To my surprise, almost all of that attention was positive. But is the Toyota C-HR worthy of such attention?
Like so many vehicles, Toyota’s C-HR leads a somewhat confused life. Its identity, like that of the Kia Niro, seems obvious to PR types, but wary observers continue to cite both vehicles’ lack of available all-wheel drive as a reason why neither should carry a “crossover” label.
We haven’t come to blows here at TTAC, but in the great Crossover Or Not debate, the “tall wagon” camp has a clear edge. Certainly, the C-HR, billed as a subcompact crossover, has the proper dimensions and ride height to qualify, but its lack of four-wheel traction sets it apart from its rivals. Usually, an automaker would prefer to live up the segment’s tepid go-anywhere pretensions by tossing in an optional prop-shaft and rear differential.
It could be that the C-HR’s missing AWD has more to do with its humble, one-size-fits-all Scion origins than anything else. However, there’s mixed information coming out about the model’s future.
Toyota Launches C-HR In April, Plans To Unveil Another Subcompact Crossover At The New York Auto Show In April
Toyota hasn’t even delivered the new 2018 C-HR to dealers and there are already plans to supplement the automaker’s subcompact crossover lineup.
In concert with the C-HR’s U.S. launch next month, April 2017 will also play host to the Toyota debut of a small crossover concept at the New York International Auto Show if all goes according to plan.
“I think we’re very well set up (with the C-HR and midsize RAV4 CUV), but we’re also kind of looking at what else could we be doing there if this continues to be a growing segment, which we anticipate it will,” Bill Fay, vice president for the Toyota division, told Wards Auto.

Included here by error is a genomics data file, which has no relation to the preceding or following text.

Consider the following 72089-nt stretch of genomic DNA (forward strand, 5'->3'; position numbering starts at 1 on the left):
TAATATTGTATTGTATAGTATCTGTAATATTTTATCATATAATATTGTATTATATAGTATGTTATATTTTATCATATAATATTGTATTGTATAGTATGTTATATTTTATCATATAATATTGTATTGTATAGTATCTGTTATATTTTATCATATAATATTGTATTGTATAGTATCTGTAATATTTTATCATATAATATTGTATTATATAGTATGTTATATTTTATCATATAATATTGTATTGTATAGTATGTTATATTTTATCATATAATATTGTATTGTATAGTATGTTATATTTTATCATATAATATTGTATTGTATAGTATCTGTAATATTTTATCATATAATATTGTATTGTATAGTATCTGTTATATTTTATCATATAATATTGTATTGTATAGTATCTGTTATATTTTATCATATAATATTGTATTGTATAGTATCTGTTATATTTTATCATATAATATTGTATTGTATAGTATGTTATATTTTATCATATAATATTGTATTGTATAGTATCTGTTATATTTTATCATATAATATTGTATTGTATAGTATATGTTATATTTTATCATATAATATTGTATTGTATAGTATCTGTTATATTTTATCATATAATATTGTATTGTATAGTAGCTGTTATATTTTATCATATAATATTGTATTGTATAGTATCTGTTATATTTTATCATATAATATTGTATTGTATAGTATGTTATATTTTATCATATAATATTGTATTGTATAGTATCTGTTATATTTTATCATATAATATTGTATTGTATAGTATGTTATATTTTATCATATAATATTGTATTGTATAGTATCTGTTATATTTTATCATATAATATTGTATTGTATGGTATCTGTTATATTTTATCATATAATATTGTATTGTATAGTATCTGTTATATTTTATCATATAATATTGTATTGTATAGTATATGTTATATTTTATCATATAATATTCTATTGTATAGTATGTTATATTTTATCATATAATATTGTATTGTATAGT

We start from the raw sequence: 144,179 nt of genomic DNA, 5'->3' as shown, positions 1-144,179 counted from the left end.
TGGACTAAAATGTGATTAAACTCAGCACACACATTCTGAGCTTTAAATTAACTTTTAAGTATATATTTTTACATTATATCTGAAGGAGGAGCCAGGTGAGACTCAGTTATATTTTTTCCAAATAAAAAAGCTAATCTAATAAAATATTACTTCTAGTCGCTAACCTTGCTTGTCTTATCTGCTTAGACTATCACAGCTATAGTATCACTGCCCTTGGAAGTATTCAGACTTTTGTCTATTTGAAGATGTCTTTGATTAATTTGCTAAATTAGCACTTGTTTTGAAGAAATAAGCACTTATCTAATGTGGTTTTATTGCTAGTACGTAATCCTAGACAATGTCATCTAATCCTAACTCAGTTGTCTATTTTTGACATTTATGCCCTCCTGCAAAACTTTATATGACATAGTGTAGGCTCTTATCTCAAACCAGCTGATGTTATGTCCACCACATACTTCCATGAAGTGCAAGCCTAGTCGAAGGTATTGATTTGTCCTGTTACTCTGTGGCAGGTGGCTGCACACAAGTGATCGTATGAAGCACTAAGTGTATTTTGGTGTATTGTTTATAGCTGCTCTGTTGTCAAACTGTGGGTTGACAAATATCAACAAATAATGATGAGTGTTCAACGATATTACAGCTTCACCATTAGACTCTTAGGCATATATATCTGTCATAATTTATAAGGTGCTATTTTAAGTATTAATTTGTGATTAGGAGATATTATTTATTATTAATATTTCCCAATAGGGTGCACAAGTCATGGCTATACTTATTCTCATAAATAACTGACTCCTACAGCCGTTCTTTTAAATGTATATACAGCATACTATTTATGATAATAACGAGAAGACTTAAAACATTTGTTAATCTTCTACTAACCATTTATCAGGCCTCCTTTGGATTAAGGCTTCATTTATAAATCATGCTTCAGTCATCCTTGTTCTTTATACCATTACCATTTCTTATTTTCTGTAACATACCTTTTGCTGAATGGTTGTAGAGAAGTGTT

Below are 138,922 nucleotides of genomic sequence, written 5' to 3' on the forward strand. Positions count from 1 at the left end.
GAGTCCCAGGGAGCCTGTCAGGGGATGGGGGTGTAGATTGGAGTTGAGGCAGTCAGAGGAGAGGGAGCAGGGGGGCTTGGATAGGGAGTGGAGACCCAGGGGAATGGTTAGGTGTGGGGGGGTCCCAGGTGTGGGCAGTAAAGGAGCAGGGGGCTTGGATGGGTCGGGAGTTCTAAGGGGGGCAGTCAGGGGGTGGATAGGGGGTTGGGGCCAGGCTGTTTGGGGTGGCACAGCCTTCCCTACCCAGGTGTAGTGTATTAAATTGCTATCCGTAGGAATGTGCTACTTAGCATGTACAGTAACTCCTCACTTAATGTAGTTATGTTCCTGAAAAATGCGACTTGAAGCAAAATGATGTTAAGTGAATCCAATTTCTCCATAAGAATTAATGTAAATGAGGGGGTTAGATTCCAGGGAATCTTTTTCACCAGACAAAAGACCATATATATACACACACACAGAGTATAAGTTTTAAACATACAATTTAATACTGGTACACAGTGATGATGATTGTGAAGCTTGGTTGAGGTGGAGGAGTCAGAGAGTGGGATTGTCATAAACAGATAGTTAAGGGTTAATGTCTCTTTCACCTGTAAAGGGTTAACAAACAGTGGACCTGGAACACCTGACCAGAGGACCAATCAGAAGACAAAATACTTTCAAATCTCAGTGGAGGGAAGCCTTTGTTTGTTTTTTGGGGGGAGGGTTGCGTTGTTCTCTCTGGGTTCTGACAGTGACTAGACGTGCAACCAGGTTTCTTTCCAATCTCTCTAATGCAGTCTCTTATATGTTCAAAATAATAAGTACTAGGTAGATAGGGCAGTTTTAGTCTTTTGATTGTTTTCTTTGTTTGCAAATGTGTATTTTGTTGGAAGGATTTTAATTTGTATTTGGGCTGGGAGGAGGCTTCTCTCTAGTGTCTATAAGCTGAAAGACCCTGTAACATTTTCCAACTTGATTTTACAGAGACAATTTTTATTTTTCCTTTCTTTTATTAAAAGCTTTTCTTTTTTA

Toyota expects to sell 60,000 C-HRs in the United States annually, more than the Yaris, Yaris iA, and Prius C combined. For America’s third-highest-volume SUV brand, that’s apparently not enough.
Slip an extra SUV on the barbie.
The upcoming Toyota C-HR, which never had a chance to officially wear its former Scion badge, is on a mission.
Toyota is treating its strategically edgy subcompact crossover as something of a canary in the marketplace coal mine, betting on a big consumer response based solely on its styling. The company that built its reputation on staid, reliable, beige cars wants to know what happens when it lets its hair down.
And no, it doesn’t care if you’re offended. Toyota wants to push your buttons, turkey.
Admit it: you woke up today missing the Toyota Matrix, didn’t you? Could Toyota interest you in a modernized, reincarnated Matrix?
This is it. The Toyota C-HR is roughly an inch shorter than the old Matrix, two-tenths of an inch higher, and about an inch wider than the dearly departed hatchback that we likely wouldn’t call a mere hatchback if it arrived in 2016.
The C-HR is already in production in Sakarya, Turkey, but until the North American production-ready reveal at the 2016 Los Angeles Auto Show today, there were details unknown.
Now, some of the unknowns are known.